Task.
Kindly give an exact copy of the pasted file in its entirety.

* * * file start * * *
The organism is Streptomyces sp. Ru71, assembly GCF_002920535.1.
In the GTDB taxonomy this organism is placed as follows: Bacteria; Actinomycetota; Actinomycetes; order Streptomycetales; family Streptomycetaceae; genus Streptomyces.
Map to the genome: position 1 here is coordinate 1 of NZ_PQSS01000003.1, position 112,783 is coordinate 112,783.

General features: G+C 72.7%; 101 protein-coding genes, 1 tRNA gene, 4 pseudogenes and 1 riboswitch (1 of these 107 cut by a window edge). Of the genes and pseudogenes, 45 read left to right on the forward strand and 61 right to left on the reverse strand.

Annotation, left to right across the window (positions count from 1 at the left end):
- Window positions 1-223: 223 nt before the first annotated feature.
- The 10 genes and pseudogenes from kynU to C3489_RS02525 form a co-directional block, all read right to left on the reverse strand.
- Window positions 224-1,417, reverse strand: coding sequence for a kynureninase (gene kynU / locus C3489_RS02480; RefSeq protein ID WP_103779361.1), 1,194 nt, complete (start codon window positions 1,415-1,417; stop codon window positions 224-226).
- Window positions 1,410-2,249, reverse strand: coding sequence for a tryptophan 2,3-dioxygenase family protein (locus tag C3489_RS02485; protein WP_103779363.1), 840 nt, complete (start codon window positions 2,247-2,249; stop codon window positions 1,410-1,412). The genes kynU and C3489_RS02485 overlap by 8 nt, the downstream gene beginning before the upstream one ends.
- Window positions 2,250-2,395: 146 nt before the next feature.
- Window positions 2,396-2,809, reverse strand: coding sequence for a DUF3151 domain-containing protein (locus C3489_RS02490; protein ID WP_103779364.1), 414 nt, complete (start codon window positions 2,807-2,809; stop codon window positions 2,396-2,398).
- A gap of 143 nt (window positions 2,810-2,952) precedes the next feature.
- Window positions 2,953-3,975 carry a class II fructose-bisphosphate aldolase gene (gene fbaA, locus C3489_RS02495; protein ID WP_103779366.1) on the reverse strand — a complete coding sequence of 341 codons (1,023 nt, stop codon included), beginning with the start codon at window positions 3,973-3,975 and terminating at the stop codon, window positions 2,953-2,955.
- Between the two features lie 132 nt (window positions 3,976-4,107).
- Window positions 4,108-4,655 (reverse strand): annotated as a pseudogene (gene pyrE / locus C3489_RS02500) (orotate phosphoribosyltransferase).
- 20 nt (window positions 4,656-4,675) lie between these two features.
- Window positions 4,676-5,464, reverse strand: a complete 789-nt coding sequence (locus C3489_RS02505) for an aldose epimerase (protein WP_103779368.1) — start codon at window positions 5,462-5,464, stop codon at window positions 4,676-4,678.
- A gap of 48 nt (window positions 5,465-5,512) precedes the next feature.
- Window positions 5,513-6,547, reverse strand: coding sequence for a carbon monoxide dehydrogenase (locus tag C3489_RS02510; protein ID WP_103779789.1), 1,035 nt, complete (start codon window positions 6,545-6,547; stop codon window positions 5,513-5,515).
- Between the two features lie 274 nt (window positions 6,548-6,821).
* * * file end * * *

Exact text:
The organism is Streptomyces sp. Ru71, assembly GCF_002920535.1.
In the GTDB taxonomy this organism is placed as follows: Bacteria; Actinomycetota; Actinomycetes; order Streptomycetales; family Streptomycetaceae; genus Streptomyces.
Map to the genome: position 1 here is coordinate 1 of NZ_PQSS01000003.1, position 112,783 is coordinate 112,783.

General features: G+C 72.7%; 101 protein-coding genes, 1 tRNA gene, 4 pseudogenes and 1 riboswitch (1 of these 107 cut by a window edge). Of the genes and pseudogenes, 45 read left to right on the forward strand and 61 right to left on the reverse strand.

Annotation, left to right across the window (positions count from 1 at the left end):
- Window positions 1-223: 223 nt before the first annotated feature.
- The 10 genes and pseudogenes from kynU to C3489_RS02525 form a co-directional block, all read right to left on the reverse strand.
- Window positions 224-1,417, reverse strand: coding sequence for a kynureninase (gene kynU / locus C3489_RS02480; RefSeq protein ID WP_103779361.1), 1,194 nt, complete (start codon window positions 1,415-1,417; stop codon window positions 224-226).
- Window positions 1,410-2,249, reverse strand: coding sequence for a tryptophan 2,3-dioxygenase family protein (locus tag C3489_RS02485; protein WP_103779363.1), 840 nt, complete (start codon window positions 2,247-2,249; stop codon window positions 1,410-1,412). The genes kynU and C3489_RS02485 overlap by 8 nt, the downstream gene beginning before the upstream one ends.
- Window positions 2,250-2,395: 146 nt before the next feature.
- Window positions 2,396-2,809, reverse strand: coding sequence for a DUF3151 domain-containing protein (locus C3489_RS02490; protein ID WP_103779364.1), 414 nt, complete (start codon window positions 2,807-2,809; stop codon window positions 2,396-2,398).
- A gap of 143 nt (window positions 2,810-2,952) precedes the next feature.
- Window positions 2,953-3,975 carry a class II fructose-bisphosphate aldolase gene (gene fbaA, locus C3489_RS02495; protein ID WP_103779366.1) on the reverse strand — a complete coding sequence of 341 codons (1,023 nt, stop codon included), beginning with the start codon at window positions 3,973-3,975 and terminating at the stop codon, window positions 2,953-2,955.
- Between the two features lie 132 nt (window positions 3,976-4,107).
- Window positions 4,108-4,655 (reverse strand): annotated as a pseudogene (gene pyrE / locus C3489_RS02500) (orotate phosphoribosyltransferase).
- 20 nt (window positions 4,656-4,675) lie between these two features.
- Window positions 4,676-5,464, reverse strand: a complete 789-nt coding sequence (locus C3489_RS02505) for an aldose epimerase (protein WP_103779368.1) — start codon at window positions 5,462-5,464, stop codon at window positions 4,676-4,678.
- A gap of 48 nt (window positions 5,465-5,512) precedes the next feature.
- Window positions 5,513-6,547, reverse strand: coding sequence for a carbon monoxide dehydrogenase (locus tag C3489_RS02510; protein ID WP_103779789.1), 1,035 nt, complete (start codon window positions 6,545-6,547; stop codon window positions 5,513-5,515).
- Between the two features lie 274 nt (window positions 6,548-6,821).